The opening twangy guitar riff off the title track of guitarist Rick Peckham’s Left End suggests an edge usually associated with rock music, a feeling solidified by the propulsive groove of drummer Jim Black and bassist Tony Scherr (both with plenty of rock in their backgrounds) to push the leader’s statement further. And that’s just the first 30 seconds.
Peckham’s debut as a leader draws on early classic rock guitar influences for sound and attitude and infuses them with improvisational daring and sophisticated harmony. The resultant blend, in this capable trio’s hands, reminds listeners that “fusion” doesn’t have to be a pejorative word. This is exemplified on “353-1001,” when the group locks into the rollicking odd-time opening. After a guitar solo over the halting bass line and skittering drums, the tune devolves into a more spacious exploration of quiet dynamics and sonic textures, until Black rebuilds the quirky groove, returning the group to the head.
The mid-tempo feel of tunes like “Mr. Medium” and “You Know What That Means” feature Peckham’s more cleanly phrased and slick guitar runs. Open-formed pieces, including “Hawthorn” and “Soporific,” highlight the trio’s ability to coax an array of sound from their instruments and patience for subtle nuance. These qualities were evident at the group’s CD release show at Tonic last month, which allowed for extended improvisations. This was especially apparent in the middle of “Hammer Damage,” with Peckham meandering amid Scherr’s percussive bowing and Black’s assortment of toy bells and steel bowls. Also highlighted was how seamlessly Peckham changes his guitar sound—“Gibbons” went from a growling riff and aggressive rhythm to a mellower, moody section and back again without dropping a note or a beat.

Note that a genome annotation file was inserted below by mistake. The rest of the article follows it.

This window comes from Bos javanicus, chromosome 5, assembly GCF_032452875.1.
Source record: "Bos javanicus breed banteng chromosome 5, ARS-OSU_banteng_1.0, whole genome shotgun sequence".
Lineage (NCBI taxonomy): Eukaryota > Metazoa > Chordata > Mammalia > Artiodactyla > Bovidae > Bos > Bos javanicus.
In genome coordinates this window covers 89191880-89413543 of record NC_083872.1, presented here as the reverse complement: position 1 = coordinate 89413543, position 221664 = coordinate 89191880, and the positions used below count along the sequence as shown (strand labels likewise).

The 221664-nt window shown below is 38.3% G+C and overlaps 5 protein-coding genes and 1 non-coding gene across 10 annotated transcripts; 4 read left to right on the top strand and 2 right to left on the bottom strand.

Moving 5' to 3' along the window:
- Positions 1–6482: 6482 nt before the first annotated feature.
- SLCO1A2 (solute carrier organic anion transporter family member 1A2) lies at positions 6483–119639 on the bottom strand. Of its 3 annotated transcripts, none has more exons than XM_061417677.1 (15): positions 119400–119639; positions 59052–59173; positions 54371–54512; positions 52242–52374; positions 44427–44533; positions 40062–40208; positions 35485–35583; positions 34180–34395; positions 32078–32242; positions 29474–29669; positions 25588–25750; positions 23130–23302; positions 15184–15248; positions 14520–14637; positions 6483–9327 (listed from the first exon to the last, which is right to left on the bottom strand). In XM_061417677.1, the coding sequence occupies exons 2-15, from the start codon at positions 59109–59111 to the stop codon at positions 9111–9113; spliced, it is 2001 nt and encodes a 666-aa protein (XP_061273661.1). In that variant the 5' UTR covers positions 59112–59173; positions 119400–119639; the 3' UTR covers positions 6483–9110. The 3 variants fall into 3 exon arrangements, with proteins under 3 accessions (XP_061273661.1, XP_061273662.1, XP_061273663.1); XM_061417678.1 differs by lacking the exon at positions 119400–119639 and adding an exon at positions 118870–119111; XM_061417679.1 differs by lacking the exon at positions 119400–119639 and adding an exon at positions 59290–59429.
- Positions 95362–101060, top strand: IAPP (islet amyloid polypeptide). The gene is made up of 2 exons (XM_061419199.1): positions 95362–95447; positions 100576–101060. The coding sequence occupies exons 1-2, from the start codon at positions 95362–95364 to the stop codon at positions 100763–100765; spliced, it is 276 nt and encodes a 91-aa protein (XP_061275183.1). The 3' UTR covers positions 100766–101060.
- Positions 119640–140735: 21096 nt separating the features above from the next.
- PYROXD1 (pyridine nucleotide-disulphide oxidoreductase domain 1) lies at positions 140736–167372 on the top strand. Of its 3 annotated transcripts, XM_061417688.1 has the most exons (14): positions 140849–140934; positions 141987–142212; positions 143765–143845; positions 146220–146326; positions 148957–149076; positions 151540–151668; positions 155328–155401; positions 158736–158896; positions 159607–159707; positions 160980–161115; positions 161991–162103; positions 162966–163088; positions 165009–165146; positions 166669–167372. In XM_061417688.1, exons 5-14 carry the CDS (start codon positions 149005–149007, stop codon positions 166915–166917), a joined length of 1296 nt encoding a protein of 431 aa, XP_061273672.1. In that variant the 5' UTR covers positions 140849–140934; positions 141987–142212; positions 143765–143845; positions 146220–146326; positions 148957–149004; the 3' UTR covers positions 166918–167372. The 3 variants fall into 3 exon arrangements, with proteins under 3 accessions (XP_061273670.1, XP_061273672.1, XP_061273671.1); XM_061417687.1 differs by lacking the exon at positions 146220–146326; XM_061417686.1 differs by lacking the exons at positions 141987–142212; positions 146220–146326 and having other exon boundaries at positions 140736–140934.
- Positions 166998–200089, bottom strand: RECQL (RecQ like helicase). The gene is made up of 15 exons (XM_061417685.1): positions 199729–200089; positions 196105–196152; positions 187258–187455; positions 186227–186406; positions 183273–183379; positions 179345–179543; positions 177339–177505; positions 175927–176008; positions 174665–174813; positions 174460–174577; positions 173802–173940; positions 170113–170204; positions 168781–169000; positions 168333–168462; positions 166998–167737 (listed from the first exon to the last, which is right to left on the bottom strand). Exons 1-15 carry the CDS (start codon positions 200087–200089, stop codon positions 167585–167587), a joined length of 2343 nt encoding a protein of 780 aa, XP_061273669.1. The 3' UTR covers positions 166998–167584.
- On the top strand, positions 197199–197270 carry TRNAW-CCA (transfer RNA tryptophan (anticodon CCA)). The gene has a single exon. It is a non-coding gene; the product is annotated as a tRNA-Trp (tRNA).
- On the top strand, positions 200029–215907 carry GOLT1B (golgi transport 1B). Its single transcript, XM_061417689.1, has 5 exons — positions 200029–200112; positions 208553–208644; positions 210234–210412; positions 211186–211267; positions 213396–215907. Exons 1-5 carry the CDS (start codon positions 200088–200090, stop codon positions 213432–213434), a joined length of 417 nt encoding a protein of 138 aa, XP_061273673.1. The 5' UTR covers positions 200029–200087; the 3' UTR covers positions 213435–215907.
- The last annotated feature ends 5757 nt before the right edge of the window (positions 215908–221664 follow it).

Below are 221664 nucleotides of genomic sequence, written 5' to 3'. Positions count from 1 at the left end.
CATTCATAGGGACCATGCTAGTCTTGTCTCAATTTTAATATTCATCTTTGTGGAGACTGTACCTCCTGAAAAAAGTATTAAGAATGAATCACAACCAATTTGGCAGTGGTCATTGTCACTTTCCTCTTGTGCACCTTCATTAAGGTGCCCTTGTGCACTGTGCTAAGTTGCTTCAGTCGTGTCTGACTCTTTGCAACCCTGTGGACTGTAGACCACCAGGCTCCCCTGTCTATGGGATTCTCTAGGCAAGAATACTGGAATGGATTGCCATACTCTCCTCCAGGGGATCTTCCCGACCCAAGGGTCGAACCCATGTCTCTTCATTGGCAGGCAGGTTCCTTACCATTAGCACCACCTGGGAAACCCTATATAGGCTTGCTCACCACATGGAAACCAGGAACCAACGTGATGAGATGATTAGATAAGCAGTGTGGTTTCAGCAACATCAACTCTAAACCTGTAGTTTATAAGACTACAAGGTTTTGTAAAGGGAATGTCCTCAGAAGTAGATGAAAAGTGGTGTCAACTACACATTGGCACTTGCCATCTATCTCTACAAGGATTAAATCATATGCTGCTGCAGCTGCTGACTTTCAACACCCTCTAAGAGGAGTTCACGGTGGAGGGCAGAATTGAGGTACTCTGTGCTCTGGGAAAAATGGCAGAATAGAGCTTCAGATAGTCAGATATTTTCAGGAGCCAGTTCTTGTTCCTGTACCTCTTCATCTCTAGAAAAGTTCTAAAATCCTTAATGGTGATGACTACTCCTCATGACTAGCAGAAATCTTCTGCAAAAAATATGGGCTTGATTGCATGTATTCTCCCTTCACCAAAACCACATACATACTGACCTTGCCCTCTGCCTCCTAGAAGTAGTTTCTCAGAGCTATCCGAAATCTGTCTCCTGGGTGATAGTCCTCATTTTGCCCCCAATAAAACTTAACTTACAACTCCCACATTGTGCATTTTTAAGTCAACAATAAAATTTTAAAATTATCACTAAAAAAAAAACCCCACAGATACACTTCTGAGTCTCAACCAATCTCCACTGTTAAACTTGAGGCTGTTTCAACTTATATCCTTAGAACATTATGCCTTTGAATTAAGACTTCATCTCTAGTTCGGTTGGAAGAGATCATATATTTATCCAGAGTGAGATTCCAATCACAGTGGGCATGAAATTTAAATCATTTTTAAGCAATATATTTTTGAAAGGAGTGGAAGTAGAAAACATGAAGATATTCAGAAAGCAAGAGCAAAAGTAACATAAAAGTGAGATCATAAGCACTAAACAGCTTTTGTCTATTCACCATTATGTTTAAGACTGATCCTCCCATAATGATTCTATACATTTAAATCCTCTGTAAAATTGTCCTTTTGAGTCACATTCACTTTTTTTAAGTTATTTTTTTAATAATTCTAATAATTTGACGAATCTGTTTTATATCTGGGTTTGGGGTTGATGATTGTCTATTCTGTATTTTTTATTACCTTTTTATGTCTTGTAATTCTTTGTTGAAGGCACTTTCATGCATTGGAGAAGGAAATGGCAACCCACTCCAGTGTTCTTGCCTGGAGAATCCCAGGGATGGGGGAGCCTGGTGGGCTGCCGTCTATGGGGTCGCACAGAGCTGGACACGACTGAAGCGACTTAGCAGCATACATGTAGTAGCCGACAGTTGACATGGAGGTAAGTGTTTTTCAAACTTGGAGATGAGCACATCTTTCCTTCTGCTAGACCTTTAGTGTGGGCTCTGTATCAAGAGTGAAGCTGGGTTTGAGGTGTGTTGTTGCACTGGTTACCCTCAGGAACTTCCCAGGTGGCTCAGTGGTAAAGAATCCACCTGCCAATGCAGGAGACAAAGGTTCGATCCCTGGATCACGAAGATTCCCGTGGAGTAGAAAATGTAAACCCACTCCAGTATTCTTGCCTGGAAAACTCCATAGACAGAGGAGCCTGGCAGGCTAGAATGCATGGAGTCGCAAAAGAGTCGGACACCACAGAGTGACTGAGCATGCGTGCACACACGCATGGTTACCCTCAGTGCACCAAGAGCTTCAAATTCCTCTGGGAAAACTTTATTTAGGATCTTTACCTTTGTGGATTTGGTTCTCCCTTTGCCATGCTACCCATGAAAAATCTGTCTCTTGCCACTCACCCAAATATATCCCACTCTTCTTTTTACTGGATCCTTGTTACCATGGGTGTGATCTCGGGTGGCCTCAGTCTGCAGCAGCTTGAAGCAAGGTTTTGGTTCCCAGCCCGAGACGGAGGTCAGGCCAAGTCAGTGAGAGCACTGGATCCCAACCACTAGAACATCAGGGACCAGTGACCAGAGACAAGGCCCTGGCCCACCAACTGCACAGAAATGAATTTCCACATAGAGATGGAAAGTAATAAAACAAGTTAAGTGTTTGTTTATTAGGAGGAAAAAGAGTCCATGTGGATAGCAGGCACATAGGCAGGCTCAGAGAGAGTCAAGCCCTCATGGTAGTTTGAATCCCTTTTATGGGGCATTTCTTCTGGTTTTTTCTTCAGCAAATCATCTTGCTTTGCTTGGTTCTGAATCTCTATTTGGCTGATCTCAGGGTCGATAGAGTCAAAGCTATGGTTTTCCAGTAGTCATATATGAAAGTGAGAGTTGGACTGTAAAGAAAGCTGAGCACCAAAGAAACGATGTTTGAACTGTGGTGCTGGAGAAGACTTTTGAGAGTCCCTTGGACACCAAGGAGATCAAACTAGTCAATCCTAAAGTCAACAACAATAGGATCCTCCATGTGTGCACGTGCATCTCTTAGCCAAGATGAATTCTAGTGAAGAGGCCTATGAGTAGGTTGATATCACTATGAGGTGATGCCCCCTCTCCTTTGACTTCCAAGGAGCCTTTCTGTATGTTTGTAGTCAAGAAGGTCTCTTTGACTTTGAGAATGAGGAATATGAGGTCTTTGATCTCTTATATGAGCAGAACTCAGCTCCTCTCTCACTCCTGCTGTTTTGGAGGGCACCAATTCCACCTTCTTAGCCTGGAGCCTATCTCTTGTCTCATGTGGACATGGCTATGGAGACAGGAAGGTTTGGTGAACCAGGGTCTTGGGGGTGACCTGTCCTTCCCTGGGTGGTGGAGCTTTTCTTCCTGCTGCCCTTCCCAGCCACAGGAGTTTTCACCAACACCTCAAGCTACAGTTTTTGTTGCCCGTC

Left End is a new chapter in the tradition of the “power trio.” Peckham’s concise composing serves an array of sonic textures and unexpected twists, with a healthy dose of attitude and wit.
All About Jazz & Jazz Near You were built to promote jazz music: both recorded and live events. We rely primarily on venues, festivals and musicians to promote their events through our platform. With club closures, shelter in place and an uncertain future, we've pivoted our platform to collect, promote and broadcast livestream concerts to support our jazz musician friends. This is a significant but neccesary effort that will help musicians now, and in the future. You can help offset the cost of this essential undertaking by making a donation today. In return, we'll deliver an ad-free experience (which includes hiding the bottom right video ad). Thank you.
Get more of a good thing
Our weekly newsletter highlights our top stories and includes your local jazz events calendar.